NABOKV-L post 0019452, Fri, 19 Feb 2010 10:05:37 -0800

Re: QUERY: Red Wop Explained
Dear Matt,

You asked one of those great Nabokovian questions when you asked the
red wop question. But I fail to see what is the link between the
apparently explosive powder/red wop and Hazel? Or did I miss something
(not unlikely)? Or is VN making a non-sequitur kind of joke? Something
seems to be missing ... Of course Hazel could be said to be amiss.

On Feb 19, 2010, at 7:29 AM, Matthew Roth wrote:

Thanks to all for your answers to my query, particulary Robert Boyle,
who of course got it from the source. (By the way, the word VN used
was "wonderful," not "delightful," as I had remembered it.) Since
posting my query, I did find one high-profile instance where "red wop"
clearly refers to wine. In Truman Capote's In Cold Blood, we find the

"So I found a liquor store and bought a half gallon of red wop and
went back to the bus depot and sat there drinking my
wine..." (Vintage, pg. 137)

See it here:

This was written after PF, but in roughly the same time period, so it
seems pretty clear that some people would have understood the term as
referring to wine. It's interesting that VN used the term in his
letter to Wilson, in his interview with Robert Boyle, and in PF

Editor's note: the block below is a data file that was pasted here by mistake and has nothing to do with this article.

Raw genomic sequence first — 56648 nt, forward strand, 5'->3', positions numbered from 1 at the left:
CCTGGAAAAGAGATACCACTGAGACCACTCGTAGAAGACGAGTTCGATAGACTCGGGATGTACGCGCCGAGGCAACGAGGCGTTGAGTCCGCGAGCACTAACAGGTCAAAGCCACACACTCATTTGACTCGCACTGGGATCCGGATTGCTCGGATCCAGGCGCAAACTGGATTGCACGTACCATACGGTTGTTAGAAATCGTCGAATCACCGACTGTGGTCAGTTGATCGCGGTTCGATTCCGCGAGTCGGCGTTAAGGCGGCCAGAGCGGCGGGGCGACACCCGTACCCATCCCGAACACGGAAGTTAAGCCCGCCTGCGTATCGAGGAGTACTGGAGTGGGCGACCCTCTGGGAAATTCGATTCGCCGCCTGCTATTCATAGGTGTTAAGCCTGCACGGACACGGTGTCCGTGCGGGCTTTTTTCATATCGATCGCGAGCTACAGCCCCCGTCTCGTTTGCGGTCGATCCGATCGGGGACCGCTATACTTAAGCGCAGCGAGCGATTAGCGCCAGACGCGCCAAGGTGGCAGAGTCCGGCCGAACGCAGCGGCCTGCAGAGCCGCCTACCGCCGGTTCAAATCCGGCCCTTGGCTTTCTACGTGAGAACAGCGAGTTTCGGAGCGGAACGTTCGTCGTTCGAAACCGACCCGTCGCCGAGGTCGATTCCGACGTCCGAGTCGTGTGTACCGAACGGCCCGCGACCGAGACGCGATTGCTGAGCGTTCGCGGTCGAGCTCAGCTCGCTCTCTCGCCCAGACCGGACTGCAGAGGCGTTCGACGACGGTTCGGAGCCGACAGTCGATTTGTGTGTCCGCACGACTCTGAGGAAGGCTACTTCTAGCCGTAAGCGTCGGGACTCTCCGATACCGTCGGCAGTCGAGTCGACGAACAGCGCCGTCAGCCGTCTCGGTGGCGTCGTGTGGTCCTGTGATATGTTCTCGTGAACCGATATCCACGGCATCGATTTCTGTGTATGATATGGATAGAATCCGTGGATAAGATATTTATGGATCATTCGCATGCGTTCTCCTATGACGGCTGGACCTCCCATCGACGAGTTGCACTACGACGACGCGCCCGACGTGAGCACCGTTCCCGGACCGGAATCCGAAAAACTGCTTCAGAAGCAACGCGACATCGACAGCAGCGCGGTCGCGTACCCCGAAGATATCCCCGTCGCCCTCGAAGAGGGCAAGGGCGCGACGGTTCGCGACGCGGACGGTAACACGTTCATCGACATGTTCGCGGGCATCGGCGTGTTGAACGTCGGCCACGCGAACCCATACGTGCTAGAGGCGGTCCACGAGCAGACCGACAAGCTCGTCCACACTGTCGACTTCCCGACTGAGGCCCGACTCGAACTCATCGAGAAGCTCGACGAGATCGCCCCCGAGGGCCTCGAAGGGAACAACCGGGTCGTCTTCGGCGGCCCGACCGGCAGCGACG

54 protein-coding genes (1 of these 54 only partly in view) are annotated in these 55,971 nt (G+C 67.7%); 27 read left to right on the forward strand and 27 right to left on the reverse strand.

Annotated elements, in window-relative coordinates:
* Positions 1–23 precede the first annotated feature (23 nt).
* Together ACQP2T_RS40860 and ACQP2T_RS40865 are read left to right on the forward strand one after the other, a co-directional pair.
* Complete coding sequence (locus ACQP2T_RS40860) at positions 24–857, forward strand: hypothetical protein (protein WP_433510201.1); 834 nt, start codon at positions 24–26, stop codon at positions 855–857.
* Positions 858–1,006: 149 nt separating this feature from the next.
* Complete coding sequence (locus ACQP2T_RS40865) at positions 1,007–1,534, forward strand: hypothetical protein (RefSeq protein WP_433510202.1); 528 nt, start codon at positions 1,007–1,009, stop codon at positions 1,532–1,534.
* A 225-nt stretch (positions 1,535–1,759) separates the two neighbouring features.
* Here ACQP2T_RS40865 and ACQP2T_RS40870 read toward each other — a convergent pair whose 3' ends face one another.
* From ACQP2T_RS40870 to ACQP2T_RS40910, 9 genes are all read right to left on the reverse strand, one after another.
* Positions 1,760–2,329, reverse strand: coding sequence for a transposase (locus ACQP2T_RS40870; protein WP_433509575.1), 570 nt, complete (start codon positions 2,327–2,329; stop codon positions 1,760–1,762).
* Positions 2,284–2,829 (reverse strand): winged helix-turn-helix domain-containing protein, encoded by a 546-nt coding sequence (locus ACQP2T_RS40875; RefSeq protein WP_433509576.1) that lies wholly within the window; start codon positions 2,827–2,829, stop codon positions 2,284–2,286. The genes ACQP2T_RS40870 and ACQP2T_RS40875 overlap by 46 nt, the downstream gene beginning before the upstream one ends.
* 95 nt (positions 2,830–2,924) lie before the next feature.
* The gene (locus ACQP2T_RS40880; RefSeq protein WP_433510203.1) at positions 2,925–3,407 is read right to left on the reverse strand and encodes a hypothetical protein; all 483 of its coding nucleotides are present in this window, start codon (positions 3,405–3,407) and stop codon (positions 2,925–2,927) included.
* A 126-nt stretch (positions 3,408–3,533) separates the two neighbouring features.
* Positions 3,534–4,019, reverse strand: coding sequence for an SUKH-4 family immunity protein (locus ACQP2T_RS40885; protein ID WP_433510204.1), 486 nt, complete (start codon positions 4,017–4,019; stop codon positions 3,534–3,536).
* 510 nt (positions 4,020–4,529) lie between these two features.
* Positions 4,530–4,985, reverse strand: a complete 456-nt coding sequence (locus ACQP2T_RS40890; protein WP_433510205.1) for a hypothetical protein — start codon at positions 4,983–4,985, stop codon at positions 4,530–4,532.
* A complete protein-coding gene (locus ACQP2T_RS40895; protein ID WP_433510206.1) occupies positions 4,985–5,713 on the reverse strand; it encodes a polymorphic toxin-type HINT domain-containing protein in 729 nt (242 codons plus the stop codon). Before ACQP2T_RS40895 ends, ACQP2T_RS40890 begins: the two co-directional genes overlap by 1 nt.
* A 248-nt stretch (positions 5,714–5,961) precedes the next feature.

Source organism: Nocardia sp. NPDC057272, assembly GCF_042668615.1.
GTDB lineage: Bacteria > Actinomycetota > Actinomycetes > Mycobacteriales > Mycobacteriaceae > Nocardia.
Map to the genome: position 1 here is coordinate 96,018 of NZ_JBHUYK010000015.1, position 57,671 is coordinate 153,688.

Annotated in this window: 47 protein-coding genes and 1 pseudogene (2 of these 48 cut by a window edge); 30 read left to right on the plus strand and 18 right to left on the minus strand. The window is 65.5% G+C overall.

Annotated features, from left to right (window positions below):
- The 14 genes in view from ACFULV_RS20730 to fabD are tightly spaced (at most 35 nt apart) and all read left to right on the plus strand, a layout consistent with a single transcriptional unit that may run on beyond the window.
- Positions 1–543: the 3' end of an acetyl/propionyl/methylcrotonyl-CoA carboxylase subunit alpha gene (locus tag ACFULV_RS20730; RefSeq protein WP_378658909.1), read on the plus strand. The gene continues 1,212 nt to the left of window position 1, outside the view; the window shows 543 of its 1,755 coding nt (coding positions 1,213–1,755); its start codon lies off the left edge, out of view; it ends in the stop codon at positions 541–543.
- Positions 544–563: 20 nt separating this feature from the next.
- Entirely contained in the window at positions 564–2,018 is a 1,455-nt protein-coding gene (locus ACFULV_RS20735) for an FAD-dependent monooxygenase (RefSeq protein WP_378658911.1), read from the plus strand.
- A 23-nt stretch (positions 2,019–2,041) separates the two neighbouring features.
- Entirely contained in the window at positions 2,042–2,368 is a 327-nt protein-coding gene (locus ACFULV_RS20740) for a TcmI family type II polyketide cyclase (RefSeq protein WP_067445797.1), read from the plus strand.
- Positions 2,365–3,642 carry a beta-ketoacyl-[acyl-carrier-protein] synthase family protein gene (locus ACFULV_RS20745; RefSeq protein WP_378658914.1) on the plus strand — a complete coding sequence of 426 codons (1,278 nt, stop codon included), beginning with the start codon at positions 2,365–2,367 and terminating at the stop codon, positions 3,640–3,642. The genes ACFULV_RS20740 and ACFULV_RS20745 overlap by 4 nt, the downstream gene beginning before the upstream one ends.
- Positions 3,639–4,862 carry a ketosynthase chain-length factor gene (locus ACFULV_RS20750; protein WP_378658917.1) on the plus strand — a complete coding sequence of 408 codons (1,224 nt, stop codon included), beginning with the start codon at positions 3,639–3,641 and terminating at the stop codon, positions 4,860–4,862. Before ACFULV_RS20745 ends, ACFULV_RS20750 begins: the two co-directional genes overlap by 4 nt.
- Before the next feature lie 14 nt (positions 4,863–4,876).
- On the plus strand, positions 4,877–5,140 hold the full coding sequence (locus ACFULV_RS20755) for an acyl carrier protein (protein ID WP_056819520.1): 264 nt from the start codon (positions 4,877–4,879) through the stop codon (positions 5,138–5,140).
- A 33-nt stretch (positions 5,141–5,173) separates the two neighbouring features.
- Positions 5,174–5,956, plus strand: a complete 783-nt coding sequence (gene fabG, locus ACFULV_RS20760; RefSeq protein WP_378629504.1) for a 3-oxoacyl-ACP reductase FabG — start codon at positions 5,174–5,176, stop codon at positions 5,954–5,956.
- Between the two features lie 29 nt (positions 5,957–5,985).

without feeling the need to explain what the term meant. He seemed to
think the meaning was well-known. Perhaps it was one of those slang
terms that, while common enough, rarely made it into print. Proof, I
suppose, that the written record of an age cannot very accurately
reflect way people actually communicated on a daily basis.


>>> On 2/19/2010 at 12:16 AM, in message <
>, "Robert H. Boyle" <KatyaBelousBoyle@AOL.COM> wrote:
To answer Matt Roth's query about the meaning of "red wop." It has
nothing at all to do with red wine. From the way VN expressed it to
me, he obviously meant an Italian with a red face. Now to the
etymology of "wop." .

In 1976 Mrs. Carl (Mary Josephine) D'Alvia of Croton-on-Hudson,
NY, published a book, The History of the New Croton Dam, an enormous
structure completed in the early 20th century to add to New York
City's water supply. It was built by stone-cutters and masons brought
over from Italy by a padrone.. When the immigrants got off the boat,
as Mrs. D'Alvia notes on page 97, the padrone handed each of them $25
because they landed "with out passage" money, abbreviated "W. O..P."
and soon the pejorative "wop" for an Italian.

Robert H. Boyle .
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